the live image from the camera still registers the heat of my
handprint on my T-shirt.

During the last few years of the U.S. occupation of Iraq, unmanned
aircraft monitored Baghdad 24/7, turning the entire city into the
equivalent of a convenience store crammed with security cameras.
After a roadside bombing U.S. officials could run videos in reverse
to track bombers back to their hideouts. This practice is called
persistent surveillance. The American Civil Liberties Union (ACLU)
worries that as drones become cheaper and more reliable, law
enforcement agencies may be tempted to carry out persistent
surveillance of U.S. citizens. The Fourth Amendment to the
Constitution protects Americans from "unreasonable searches and
seizures," but it's not clear how courts will apply that to drones.

What Jay Stanley of the ACLU calls his "nightmare scenario" begins
with drones supporting "mostly unobjectionable" police raids and
chases. Soon, however, networks of linked drones and computers "gain
the ability to automatically track multiple vehicles and bodies as
they move around a city," much as the cell phone network hands calls
from one tower to the next. The nightmare climaxes with authorities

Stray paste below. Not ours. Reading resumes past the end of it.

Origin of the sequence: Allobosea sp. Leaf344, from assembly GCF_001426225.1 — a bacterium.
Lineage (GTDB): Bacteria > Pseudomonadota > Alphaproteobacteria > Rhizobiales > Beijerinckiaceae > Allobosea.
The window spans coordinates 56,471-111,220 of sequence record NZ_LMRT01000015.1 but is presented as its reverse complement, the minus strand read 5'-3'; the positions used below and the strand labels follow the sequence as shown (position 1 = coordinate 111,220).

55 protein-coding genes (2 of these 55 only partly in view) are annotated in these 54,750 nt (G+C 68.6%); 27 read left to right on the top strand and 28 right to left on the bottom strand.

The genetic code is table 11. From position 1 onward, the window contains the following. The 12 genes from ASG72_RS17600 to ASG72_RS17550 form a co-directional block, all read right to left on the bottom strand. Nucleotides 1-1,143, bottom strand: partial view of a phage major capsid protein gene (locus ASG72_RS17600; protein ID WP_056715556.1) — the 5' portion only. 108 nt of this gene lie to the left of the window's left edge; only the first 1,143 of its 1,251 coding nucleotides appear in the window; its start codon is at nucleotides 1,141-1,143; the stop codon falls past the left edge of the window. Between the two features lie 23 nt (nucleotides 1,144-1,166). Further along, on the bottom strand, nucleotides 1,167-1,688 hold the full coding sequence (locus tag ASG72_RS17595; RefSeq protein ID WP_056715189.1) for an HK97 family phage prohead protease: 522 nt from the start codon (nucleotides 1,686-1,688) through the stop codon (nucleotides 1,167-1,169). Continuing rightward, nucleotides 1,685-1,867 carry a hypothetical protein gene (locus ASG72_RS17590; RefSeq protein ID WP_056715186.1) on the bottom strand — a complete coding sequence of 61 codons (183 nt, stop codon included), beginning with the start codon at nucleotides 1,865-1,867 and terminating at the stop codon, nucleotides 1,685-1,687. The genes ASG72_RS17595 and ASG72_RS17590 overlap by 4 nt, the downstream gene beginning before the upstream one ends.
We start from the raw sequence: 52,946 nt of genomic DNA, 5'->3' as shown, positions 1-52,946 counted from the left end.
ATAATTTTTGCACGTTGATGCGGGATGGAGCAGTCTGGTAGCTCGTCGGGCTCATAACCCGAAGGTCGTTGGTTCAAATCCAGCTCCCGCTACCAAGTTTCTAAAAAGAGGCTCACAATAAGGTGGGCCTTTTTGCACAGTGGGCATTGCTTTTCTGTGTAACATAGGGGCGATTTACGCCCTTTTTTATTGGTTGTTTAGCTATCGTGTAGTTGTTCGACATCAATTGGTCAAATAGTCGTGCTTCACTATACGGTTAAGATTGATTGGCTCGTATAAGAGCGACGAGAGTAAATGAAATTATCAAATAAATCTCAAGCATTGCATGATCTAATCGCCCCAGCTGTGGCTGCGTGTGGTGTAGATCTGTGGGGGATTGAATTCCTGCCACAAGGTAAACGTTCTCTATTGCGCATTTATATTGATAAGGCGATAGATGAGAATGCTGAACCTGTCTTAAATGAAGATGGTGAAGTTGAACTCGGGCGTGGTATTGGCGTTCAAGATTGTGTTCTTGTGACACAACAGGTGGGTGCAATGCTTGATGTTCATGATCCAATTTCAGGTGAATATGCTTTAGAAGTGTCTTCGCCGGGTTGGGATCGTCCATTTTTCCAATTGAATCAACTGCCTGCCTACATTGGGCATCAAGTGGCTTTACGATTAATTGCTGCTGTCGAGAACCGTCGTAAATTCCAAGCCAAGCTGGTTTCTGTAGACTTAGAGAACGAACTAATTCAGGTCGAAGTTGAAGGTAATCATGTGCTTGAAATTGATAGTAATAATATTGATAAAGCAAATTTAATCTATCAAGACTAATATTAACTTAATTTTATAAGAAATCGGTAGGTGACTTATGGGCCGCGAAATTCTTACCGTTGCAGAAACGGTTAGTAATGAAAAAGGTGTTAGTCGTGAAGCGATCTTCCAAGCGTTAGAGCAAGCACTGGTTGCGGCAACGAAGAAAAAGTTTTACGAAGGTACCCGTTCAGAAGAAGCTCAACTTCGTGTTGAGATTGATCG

combining drone video and cell phone tracking to build up databases
of people's routine comings and goings-databases they can then mine
for suspicious behavior. Stanley's nightmare doesn't even include the
possibility that police drones might be armed.

Who's Driving?

The invention that escapes our control, proliferating whether or not
it benefits humanity, has been a persistent fear of the industrial
age-with good reason. Nuclear weapons are too easy an example;
consider what cars have done to our landscape over the past century,
and it's fair to wonder who's in the driver's seat, them or us. Most
people would say cars have, on the whole, benefited humanity. A
century from now there may be the same agreement about drones, if we
take steps early on to control the risks.

At the Mesa County sheriff 's office Benjamin Miller says he has no
interest in armed drones. "I want to save lives, not take lives," he
says. Chris Miser expresses the same sentiment. When he was in the
Air Force, he helped maintain and design lethal drones, including the
Switchblade, which fits in a backpack and carries a grenade-size
explosive. For the Falcon, Miser envisions lifesaving missions. He
pictures it finding, say, a child who has wandered away from a
campground. Successes like that, he says, would prove the Falcon's
value. They would help him "feel a lot better about what I'm doing."
------------------------------------------
Science writer John Horgan's most recent book is The End of War. Joe
McNally likes technology; his photos of the electrical grid appeared
in July 2010.
*****************************************************
--
Jerry P. Becker
Dept. of Curriculum & Instruction
Southern Illinois University
625 Wham Drive
Mail Code 4610
Carbondale, IL 62901-4610
Phone: (618) 453-4241 [O]
(618) 457-8903 [H]
Fax: (618) 453-4244
E-mail: jbecker@siu.edu